Behind »The Eye«
2:00 pm (CEST). While some first cells had developed in the south of Plzeň in Czech Republic I organized a chase with two friends from my hometown in Jena: Anke Drewitz and Markus Schmidt. After meeting up with them we hit the road and encountered a cell southeast of Chemnitz.
5:50 pm. We met Luise, Ronny and Stephan at the Autobahn A4 near Berbersdorf in Saxony. We heard thunder but saw almost no lightnings. All what we saw was Stratus or Nimbostratus – a greyish/whitish wall. Not safe or photogenic at all while the core behind the rain and fog curtain had over 60dbz on the radar.
6:00pm. With the arriving stratiform rain we left the spot and went further east. Meanwhile the Czech thunderstorms reached the south of the Ore Mountains.
6:55 pm. We found and interesting road option with the A17 giving us the chance to directly drive into the Czech Republic. We stopped behind the border near Tisá and looked southwards on that what should be the front of a MCS (Mesoscale convective system) or at least some raincores… disappointing. We made a turn and drove back to Germany for repositioning.
7:30 pm. The cluster to our left showed the first structure with a faint shelf cloud at the horizon. The cell to our right moved over the Ore mountains into Germany and was the strongest one of that further clustering system. In the north of Dresden we had to decide wether to go further north (A13) or east (A4).
- Option A13: Going northwards and chasing a potentially developing shelf cloud in front of that MCS
- Option A4: Heading east for the best cell in the cluster
While discussing the options the nav reported a traffic jam on the A13 (due to roadworks) only seconds before the turnout arrived. That made the decision easy. Unluckily Luise, Ronny and Stephan didn’t hear that and ran into the jam.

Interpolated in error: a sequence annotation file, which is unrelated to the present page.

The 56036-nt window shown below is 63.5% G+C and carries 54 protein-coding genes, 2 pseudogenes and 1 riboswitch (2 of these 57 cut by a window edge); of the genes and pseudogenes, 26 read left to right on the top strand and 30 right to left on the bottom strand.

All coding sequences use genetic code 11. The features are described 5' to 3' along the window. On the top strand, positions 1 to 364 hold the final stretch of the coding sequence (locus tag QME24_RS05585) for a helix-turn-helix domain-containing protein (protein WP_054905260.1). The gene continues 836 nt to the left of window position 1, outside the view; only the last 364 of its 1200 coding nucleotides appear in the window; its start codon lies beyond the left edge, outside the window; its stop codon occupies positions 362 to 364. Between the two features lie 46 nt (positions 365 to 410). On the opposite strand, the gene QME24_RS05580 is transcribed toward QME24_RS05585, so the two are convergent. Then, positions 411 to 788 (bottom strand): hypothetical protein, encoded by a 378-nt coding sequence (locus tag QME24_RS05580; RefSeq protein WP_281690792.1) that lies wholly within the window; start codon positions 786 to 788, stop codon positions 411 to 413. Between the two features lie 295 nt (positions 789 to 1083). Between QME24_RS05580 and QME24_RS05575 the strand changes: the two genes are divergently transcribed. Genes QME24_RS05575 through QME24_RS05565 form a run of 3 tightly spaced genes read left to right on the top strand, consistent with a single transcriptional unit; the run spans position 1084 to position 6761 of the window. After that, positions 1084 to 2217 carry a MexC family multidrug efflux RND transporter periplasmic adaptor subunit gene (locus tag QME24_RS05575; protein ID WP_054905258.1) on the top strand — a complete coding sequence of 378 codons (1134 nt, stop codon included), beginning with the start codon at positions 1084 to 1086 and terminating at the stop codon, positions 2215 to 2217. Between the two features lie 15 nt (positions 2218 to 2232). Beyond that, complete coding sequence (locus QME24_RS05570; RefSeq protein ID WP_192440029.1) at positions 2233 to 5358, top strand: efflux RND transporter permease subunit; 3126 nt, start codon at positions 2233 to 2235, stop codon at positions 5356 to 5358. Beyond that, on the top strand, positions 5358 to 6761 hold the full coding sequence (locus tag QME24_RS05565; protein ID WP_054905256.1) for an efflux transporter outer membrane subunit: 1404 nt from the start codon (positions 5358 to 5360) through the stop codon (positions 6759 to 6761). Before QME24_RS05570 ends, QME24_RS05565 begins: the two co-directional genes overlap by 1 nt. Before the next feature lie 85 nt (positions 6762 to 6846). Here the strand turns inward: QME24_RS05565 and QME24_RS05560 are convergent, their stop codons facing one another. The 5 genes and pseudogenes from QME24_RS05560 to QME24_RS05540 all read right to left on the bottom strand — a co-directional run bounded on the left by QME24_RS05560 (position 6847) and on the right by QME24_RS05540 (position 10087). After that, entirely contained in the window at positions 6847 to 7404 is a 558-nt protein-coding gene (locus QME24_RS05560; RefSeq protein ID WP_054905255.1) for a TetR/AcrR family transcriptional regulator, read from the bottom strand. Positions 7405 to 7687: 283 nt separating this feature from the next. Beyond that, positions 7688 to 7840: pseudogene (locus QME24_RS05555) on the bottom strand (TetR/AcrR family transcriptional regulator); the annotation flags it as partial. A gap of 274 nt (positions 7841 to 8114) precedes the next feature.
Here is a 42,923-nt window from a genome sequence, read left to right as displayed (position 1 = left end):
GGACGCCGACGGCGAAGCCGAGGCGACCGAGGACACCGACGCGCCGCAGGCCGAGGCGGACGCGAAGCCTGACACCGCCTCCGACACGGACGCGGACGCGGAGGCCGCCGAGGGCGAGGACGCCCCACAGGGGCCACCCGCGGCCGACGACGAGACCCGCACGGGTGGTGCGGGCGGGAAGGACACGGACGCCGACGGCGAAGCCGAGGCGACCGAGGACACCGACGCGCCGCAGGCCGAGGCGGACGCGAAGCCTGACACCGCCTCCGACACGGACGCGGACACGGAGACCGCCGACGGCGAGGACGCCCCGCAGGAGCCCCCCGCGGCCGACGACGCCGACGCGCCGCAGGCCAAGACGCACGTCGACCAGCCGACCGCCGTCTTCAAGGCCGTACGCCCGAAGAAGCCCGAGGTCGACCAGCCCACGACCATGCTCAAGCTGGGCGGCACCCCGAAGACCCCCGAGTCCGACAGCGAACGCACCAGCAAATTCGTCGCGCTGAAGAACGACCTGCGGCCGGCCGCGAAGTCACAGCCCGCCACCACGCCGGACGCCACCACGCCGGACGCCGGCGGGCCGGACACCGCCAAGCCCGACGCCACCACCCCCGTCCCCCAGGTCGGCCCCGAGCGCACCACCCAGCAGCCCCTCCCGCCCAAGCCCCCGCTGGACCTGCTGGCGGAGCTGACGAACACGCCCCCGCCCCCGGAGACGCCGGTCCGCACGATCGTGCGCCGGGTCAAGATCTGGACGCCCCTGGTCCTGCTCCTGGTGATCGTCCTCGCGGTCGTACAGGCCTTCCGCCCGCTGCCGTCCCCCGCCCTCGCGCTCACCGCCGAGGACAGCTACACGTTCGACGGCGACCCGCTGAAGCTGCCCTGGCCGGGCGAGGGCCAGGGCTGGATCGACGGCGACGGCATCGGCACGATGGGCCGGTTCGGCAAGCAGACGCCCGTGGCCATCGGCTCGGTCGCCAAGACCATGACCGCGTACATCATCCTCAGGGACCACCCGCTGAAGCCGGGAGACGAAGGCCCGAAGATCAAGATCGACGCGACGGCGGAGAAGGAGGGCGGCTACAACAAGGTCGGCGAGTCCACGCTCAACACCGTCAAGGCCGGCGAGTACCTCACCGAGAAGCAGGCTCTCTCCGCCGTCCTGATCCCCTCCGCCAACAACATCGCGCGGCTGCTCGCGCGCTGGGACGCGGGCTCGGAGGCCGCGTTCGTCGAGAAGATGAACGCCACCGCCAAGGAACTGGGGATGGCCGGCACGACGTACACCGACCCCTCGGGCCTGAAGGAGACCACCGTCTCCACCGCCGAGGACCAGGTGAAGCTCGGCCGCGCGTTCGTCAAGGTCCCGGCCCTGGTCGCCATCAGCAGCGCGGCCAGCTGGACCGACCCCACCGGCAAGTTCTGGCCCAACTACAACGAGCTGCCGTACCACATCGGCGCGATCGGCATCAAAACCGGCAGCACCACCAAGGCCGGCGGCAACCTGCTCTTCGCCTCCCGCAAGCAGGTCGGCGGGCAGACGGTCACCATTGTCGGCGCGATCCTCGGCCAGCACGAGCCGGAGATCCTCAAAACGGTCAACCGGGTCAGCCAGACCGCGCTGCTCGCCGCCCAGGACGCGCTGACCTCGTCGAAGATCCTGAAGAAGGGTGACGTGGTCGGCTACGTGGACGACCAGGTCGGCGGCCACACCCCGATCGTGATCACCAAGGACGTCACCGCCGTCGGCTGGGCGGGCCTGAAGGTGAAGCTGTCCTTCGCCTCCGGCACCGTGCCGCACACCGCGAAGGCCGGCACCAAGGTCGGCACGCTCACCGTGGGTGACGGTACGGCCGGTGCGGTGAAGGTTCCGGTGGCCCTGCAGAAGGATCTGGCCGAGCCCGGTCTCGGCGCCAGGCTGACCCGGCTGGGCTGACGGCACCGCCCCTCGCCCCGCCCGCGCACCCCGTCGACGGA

Now we needed to be quick – in order to meet the cell at a point which allows us to go further east as an escape route. Refering to the radar signature and dBZ that thunderstorm brought big hail to the Saxon Switzerland region. And I wanted to avoid hail dents in my car.
8:00 pm. Shortly before the town of Bautzen we stopped at the exit »Salzenforst« near the village of Bloaschütz. We recognized some blue sky to the east while driving which means the sight became better and more contrasty. Something dark came towards us.
8:05 pm. Warm inflow winds went into cell. We grabbed our equipment, ran onto the next field and started recording:
8:14 pm. The shape of a shelf cloud came closer…
8:16 pm … revealing a greenish-glowing potentially damage bringing hail and rain core.
8:17 pm. Out of this world.
Ultra wide angle panoramic image (three photographs each 11mm):
8:22 pm. One last photo of the turbulent side behind the shelf cloud (the »whale’s mouth«). It became very dark. The photo was shot with 1/50, f/4 and ISO 4000:
While we were photographing the GoPro in the car recorded the appraching storm:
8:29 pm. Now it was time to escape from that monstrous looking cell core. We went further east on the A4.
While the cell moved further north-northwestwards dumping big hail between Bautzen and Bischofswerda we could easily flee to the east. Near Weißenberg we finally arrived a tail-end charlie position. Watching a new formation passing by during the beginning blue hour.
The chase ended with some lightning exposures and three deeply satisfied persons.
The MCS moved further to the north. An impressive supply line of towering cumulus led into the system.
In terms of German Storm Chasing this was one of the memorable events. After almost seeing nothing as stratus this day turned out to be very convincing. Joy or frustration – sometimes it’s a question of how the dice rolls. We intercepted a high precipitation supercell living for about six hours (2-8 pm).
Concerning media »The Eye« (or German: Das Auge) went viral with over 800 000 views on Youtube and 20k Likes / 8k shares on the Facebook post.
Nevertheless it was a severe thunderstorm bringing locally 40+mm of precipitation and damaging hail (up to 5cm in diameter) to parts of Saxony (see some of the damage photos which have been sent to me in my post at Thüringer Storm Chaser e.V.).
I have to admit, I like photographing and witnessing mother nature’s dramatic phenomena. But as long as the local population is suffering from those damages our reports, documentations, information on severe weather and how to adequately react is the most important aspect of Storm Chasing.